Physical activity, resting heart rate, and atrial fibrillation: the Tromsø Study
AuthorMorseth, Bente; Graff-Iversen, Sidsel; Jacobsen, Bjarne K.; Jørgensen, Lone; Nyrnes, Audhild; Thelle, Dag Steinar; Vestergaard, Peter; Løchen, Maja-Lisa
Methods and Results: This prospective study included 20 484 adults (50.3% men) who participated in the third Tromsø Study survey in 1986-1987. At baseline, physical activity was assessed by a validated questionnaire, and RHR was objectively measured. Participants were followed from baseline through 2010 with respect to incident cases of hospitaldiagnosed AF documented on an electrocardiogram. During a mean follow-up period of 20 years (409 045 person-years), 750 participants (70.5% men) were diagnosed with AF. Compared with the low physical activity group, moderately active individuals had a 19% lower risk of any AF (adjusted HR 0.81, 95% CI 0.68-0.97), whereas highly active had similar risk of AF. Vigorously active individuals showed a non-significantly higher risk of AF (adjusted HR 1.37, 95% CI 0.77-2.43). Risk of AF increased with decreasing RHR (adjusted HR 0.92, 95% CI 0.86-0.98 for each 10 beats/minutes increase in RHR), and RHR <50 beats/minute was a risk factor for AF (P<0.05).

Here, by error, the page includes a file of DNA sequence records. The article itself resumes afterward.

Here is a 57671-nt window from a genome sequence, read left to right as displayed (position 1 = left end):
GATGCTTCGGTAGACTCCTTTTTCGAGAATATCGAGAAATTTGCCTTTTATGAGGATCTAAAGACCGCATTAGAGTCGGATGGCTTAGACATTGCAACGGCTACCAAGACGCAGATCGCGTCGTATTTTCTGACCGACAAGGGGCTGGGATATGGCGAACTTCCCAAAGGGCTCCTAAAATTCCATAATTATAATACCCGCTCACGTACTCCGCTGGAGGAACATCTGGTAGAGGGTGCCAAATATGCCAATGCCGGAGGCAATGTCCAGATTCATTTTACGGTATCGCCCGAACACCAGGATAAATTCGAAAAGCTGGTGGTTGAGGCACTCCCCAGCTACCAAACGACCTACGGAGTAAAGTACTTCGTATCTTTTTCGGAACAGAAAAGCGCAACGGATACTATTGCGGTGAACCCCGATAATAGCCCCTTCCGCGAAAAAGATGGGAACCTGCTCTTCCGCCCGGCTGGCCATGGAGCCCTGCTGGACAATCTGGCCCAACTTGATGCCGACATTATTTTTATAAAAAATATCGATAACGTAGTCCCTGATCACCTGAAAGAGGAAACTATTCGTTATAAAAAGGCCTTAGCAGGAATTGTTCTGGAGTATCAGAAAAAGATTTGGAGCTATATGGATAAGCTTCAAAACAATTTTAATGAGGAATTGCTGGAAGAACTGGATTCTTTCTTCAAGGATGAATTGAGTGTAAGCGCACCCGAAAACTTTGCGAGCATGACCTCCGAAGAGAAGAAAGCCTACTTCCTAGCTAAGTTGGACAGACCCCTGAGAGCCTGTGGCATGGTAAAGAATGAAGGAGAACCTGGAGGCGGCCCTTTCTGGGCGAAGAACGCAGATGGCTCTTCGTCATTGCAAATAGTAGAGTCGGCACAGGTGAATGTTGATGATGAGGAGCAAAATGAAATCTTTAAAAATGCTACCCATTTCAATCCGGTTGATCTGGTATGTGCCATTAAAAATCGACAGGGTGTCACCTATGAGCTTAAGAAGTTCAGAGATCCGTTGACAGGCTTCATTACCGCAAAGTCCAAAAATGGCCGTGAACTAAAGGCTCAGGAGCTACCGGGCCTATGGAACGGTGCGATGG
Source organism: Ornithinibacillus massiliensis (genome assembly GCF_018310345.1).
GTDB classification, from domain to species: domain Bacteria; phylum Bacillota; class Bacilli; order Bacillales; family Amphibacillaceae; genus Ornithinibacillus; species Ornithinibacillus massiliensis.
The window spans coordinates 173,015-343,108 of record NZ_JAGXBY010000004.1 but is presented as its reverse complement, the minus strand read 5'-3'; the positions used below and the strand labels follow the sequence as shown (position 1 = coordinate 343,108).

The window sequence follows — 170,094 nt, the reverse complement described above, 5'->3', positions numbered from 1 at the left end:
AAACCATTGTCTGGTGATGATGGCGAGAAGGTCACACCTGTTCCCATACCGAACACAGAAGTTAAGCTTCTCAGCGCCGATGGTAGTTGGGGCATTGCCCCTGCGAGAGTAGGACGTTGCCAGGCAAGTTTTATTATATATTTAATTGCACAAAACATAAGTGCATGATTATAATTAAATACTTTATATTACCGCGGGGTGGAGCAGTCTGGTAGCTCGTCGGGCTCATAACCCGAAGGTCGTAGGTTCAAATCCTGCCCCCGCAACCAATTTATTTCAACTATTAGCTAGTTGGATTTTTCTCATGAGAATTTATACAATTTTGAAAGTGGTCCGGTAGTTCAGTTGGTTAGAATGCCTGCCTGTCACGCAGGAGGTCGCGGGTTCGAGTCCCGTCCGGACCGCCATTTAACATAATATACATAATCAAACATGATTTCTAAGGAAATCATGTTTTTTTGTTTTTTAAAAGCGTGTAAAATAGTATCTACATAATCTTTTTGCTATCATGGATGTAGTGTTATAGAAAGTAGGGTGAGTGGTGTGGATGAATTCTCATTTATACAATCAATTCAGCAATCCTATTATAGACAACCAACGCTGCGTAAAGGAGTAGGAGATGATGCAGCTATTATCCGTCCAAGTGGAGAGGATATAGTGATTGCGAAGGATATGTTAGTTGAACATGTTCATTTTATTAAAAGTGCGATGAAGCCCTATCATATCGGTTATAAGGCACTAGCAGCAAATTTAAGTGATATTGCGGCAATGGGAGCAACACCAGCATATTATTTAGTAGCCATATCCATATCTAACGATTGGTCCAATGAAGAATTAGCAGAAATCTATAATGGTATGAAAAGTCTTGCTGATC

Conclusion: In this prospective cohort study, leisure time physical activity was associated with AF in a J-shaped pattern. Moderate physical activity was associated with a reduced risk of AF, whereas higher activity levels attenuated the benefits of moderate activity. Low RHR was a risk factor for AF. Our results support the hypothesis that moderate and vigorous physical activity may affect AF risk via different pathophysiological mechanisms.